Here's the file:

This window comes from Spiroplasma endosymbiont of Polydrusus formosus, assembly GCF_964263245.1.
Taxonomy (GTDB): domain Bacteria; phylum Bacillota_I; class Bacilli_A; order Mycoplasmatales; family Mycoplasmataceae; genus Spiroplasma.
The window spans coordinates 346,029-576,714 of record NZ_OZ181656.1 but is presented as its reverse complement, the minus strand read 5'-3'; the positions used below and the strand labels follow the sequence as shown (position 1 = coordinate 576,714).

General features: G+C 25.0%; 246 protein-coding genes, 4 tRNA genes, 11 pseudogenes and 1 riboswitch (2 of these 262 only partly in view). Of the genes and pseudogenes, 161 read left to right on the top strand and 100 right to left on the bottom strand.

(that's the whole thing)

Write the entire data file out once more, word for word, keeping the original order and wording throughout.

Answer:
This window comes from Spiroplasma endosymbiont of Polydrusus formosus, assembly GCF_964263245.1.
Taxonomy (GTDB): domain Bacteria; phylum Bacillota_I; class Bacilli_A; order Mycoplasmatales; family Mycoplasmataceae; genus Spiroplasma.
The window spans coordinates 346,029-576,714 of record NZ_OZ181656.1 but is presented as its reverse complement, the minus strand read 5'-3'; the positions used below and the strand labels follow the sequence as shown (position 1 = coordinate 576,714).

General features: G+C 25.0%; 246 protein-coding genes, 4 tRNA genes, 11 pseudogenes and 1 riboswitch (2 of these 262 only partly in view). Of the genes and pseudogenes, 161 read left to right on the top strand and 100 right to left on the bottom strand.